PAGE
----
Central Asia: Natural hazards cost $10 billion a year – Are we doing enough to prevent them?

Source(s): World Bank, the
Arakelyan Andrey/Shutterstock
Arakelyan Andrey/Shutterstock

By Lilia Burunciuc

When starting my assignment in Central Asia four years ago, my introductory briefing included a map of the region that showed the incidence of earthquakes in the previous 30 days. I was shocked at the number of red dots all over the map. Yet earthquakes are not the only hazard: Central Asia is also prone to landslides, floods, mudflows, droughts, avalanches, and extreme temperatures. These natural disasters lead, on average, to an astounding $10 billion in estimated economic losses every year.

Natural disasters affect close to 3 million Central Asians annually, almost half of whom live in Uzbekistan. And these are more than just statistics ; the reality is that people die, lose loved ones, sustain serious injuries, and suffer devastating economic losses.

Below is an estimated country-by-country breakdown of average annual losses and the number of people affected just by floods and earthquakes alone.

Over the years, the governments in each country have been developing strategies to respond more quickly to save more lives, help people recover sooner, and put better prevention plans in place. The Kyrgyz Republic and Tajikistan, for example, have interagency disaster preparedness and response systems supported by international partners. The World Bank has been aiding these and other prevention and preparedness disaster risk management efforts through a number of projects, such as Enhancing Resilience in Kyrgyzstan and Strengthening Critical Infrastructure against Natural Hazards in Tajikistan.

Acting at the country level is important, but as we know, disasters know no borders.

Take the Syr Darya river that weaves through four countries in the region: Kazakhstan, the Kyrgyz Republic, Tajikistan, and Uzbekistan. The river is critical to Central Asia, including for energy generation and irrigation, yet it also poses a major cross-border risk to thousands of people living in the river basin. A combination of human-made and natural forces render this area particularly vulnerable. Increased water releases from the Toktogul reservoir in the Kyrgyz Republic and frequent ice jams that form along the course of the river, as well as rainfall and snowmelt, have in the past led to flooding in places like Jizzakh and Navoi provinces in Uzbekistan and Kyzylorda city in Kazakhstan.

The countries in the region have been cooperating successfully to improve the accuracy and timeliness of hydromet services supported by a World Bank project. And a regional Almaty-based Center for Emergency Situations and Disaster Risk Reduction has been focusing on a disaster risk reduction agenda for the region as a whole. Nevertheless, much more needs to be done at the regional level.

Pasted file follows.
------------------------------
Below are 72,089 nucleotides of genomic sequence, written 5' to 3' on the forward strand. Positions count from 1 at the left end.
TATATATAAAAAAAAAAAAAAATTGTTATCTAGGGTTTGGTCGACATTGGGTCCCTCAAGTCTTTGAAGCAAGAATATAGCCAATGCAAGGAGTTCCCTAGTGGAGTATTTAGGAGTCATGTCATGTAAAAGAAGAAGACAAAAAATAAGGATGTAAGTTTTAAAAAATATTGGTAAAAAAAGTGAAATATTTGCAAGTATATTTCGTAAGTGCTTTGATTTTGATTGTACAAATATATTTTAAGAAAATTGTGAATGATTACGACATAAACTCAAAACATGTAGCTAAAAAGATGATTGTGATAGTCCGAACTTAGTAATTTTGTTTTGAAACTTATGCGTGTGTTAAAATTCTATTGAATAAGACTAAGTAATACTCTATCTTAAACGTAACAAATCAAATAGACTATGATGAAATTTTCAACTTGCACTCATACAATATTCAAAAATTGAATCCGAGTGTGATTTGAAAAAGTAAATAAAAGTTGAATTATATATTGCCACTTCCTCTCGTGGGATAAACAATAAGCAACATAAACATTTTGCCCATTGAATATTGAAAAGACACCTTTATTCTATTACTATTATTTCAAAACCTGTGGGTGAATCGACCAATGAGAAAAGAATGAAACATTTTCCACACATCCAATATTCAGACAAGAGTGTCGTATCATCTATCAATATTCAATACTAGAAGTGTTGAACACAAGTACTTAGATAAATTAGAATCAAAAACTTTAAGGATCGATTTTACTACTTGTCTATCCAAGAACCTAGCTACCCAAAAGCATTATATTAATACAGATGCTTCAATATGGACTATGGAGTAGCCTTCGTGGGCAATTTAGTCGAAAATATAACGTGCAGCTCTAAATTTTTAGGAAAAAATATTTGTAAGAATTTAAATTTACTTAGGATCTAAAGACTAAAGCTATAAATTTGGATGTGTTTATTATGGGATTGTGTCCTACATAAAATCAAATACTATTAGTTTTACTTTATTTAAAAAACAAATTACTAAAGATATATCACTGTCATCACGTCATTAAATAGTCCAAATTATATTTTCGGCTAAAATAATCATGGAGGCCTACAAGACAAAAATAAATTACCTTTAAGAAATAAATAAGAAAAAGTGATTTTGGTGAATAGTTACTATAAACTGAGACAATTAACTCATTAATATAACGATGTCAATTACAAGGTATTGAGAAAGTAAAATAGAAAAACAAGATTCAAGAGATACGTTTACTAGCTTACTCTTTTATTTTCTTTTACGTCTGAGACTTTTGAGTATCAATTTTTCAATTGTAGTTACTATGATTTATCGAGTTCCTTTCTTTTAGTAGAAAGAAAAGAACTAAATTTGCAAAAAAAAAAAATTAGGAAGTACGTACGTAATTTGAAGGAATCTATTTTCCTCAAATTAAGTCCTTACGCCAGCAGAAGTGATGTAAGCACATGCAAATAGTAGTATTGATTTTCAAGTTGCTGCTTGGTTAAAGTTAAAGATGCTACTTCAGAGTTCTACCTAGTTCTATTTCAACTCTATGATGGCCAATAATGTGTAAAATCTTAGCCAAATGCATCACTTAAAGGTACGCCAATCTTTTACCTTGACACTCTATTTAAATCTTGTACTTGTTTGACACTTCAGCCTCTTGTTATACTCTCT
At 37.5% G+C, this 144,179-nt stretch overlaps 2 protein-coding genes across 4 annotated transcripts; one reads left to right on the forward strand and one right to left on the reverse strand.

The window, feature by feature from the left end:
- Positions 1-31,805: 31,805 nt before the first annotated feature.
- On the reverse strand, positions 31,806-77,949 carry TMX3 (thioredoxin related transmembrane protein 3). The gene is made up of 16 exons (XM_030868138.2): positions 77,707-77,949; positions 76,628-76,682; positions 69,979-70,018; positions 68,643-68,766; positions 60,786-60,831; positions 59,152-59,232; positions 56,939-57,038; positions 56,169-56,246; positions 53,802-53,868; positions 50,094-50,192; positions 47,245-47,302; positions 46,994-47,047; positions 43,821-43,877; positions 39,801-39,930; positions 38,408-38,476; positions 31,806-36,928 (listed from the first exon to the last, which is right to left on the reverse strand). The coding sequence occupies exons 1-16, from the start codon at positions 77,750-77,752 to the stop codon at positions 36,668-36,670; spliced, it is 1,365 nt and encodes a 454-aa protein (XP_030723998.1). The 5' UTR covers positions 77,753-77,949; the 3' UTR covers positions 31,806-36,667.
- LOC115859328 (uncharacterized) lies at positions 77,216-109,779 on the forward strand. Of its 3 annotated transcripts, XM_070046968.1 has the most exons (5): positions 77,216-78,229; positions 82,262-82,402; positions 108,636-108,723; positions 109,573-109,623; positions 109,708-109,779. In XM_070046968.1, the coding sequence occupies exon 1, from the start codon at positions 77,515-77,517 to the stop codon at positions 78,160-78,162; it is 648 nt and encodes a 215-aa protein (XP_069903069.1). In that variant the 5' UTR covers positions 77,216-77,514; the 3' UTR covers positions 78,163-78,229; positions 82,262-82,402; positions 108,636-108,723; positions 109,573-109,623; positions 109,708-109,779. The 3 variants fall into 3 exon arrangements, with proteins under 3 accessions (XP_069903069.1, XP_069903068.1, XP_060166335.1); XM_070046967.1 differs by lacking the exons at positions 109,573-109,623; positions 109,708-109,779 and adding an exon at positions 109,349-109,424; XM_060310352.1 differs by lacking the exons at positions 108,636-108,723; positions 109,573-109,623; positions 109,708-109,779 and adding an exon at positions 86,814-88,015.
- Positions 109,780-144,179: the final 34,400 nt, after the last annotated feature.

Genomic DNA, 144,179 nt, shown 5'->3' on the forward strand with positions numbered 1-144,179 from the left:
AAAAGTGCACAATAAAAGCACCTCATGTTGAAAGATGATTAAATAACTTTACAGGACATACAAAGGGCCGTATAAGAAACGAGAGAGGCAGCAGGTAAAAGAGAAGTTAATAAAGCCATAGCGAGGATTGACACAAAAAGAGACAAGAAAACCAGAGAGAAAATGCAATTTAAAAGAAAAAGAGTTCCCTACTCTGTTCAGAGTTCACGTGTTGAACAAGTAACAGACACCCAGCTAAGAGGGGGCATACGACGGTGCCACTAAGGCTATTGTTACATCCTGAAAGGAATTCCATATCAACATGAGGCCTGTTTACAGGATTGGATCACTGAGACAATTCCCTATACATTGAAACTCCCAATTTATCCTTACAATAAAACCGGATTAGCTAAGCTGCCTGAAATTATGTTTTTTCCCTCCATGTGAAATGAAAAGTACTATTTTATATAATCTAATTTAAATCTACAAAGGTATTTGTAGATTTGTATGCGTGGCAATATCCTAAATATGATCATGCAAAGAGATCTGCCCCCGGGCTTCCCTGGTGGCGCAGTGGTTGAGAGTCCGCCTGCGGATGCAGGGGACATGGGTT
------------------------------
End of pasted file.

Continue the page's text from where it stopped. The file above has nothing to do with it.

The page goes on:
One of the newer regional initiatives is the establishment of a Regional Scientific and Technical Council, which acts as a public expert advisory body to the emergency agencies in Central Asia. The Council is working on a regional disaster risk assessment to help the Central Asian governments obtain reliable risk data and better design their risk and emergency plans.

Initiatives like these are possible thanks to funding from the European Union under the umbrella of the Strengthening Financial Resilience and Accelerating Risk Reduction in Central Asia Program, managed by the Global Facility on Disaster Reduction and Recovery and implemented by the World Bank.

But is this enough?

Central Asia still needs stronger regional cooperation and increased information exchange. The COVID-19 pandemic has underlined the importance—and advanced the possibility of—closer collaboration. Identifying and understanding the risks of various hazards requires continued investment. We also need to find ways to mitigate or minimize these risks, including from pandemics, which are bound to recur.

As natural disasters continue to disrupt and threaten people’s lives and well-being in Central Asia and undermine regional economic gains, it is evident that disaster risk management must remain on the agenda for the safety and prosperity of this wonderfully diverse region that is also so rich in natural beauty.

Explore further

Share this

Please note: Content is displayed as last posted by a PreventionWeb community member or editor. The views expressed therein are not necessarily those of UNDRR, PreventionWeb, or its sponsors. See our terms of use

Is this page useful?

Yes No Report an issue on this page

Thank you. If you have 2 minutes, we would benefit from additional feedback (link opens in a new window).